Feeling ‘Zoom fatigue’? Experts have an explanation
MADISON, Wis. (WMTV) - You may be feeling “Zoom fatigue” after a year of working or learning from home. You’re not alone, and, now, researchers have an explanation.
A paper published by Stanford researchers offers several reasons why videoconferencing platforms, not just Zoom, are so draining.
“The study adds what people are learning, observing and puts some actual research behind it,” Steve Noll, a marketing professor at Madison College, said. “We can actually say, ‘There really is such thing as Zoom fatigue.’”
First, researchers say it’s intense for the speaker to get eye contact from so many people close up. Experts suggest going out of full screen mode and backing away from the monitor.
Researchers also believe it’s stressful when the speaker can see themselves talking. It’s unnatural, and speakers can become more critical of themselves. “People are saying, ‘That’s what I look like? They’re turning to [cosmetic] surgeons, and makeup sales have gone up,” Noll said.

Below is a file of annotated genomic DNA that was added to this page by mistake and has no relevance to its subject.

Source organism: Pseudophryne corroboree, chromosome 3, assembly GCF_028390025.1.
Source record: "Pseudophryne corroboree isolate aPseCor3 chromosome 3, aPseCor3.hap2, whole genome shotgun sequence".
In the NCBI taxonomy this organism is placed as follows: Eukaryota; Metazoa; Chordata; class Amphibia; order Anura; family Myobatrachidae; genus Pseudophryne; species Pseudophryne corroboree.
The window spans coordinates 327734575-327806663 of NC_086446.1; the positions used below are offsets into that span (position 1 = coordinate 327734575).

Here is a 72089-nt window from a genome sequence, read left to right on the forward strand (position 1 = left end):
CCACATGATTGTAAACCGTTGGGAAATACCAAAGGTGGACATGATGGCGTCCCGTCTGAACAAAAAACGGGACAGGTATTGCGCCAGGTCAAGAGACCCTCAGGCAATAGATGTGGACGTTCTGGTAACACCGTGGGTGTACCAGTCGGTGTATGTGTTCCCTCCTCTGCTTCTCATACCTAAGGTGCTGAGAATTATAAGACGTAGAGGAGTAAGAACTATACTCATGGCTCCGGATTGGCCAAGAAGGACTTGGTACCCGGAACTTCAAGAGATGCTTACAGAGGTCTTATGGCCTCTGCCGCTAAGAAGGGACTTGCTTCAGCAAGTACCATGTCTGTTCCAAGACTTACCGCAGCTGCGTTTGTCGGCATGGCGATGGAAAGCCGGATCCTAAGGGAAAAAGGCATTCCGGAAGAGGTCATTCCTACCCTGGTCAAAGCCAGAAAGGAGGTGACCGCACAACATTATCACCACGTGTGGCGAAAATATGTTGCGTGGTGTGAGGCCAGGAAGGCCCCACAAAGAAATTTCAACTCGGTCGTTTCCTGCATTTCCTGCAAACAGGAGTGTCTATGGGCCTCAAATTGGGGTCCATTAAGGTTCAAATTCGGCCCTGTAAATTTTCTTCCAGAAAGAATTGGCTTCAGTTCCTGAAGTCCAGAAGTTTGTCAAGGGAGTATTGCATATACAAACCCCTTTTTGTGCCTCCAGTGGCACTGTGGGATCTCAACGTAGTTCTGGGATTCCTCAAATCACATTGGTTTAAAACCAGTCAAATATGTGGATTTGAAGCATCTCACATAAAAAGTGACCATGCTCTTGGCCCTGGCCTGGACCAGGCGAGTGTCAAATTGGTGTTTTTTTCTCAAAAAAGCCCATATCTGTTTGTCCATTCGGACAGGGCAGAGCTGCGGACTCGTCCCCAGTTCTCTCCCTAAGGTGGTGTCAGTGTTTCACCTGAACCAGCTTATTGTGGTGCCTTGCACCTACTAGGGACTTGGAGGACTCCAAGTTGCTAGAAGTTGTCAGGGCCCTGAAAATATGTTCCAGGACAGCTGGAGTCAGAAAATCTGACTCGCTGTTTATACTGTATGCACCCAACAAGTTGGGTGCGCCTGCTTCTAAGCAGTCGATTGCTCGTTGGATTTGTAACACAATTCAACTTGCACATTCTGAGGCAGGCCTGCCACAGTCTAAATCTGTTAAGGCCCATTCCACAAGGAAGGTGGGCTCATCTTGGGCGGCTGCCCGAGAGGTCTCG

To this problem, a solution could be to change settings and hide the “self-view” monitor.
Noll agreed, videoconferencing also limits people from seeing head nods and other gestures that are key to communication.
“Without that nonverbal feedback, you have this tendency to go back and keep repeating the same thing over and over again to make sure people get it,” he said. “It drains people listening to you because they’re like, ‘We got it the first time, why don’t you move on?’”
Simultaneously, he said the speaker can be drained, and at the end of the day can feel the toll in their throat and the rest of their body.
Noll said many industries have been “permanently altered” due to the pandemic and he predicts videoconferencing likely won’t disappear.
To prevent and recover from any fatigue, Noll suggested people observe where and how their bodies have been affected, while additionally creating boundaries while working from home.
Copyright 2021 WMTV. All rights reserved.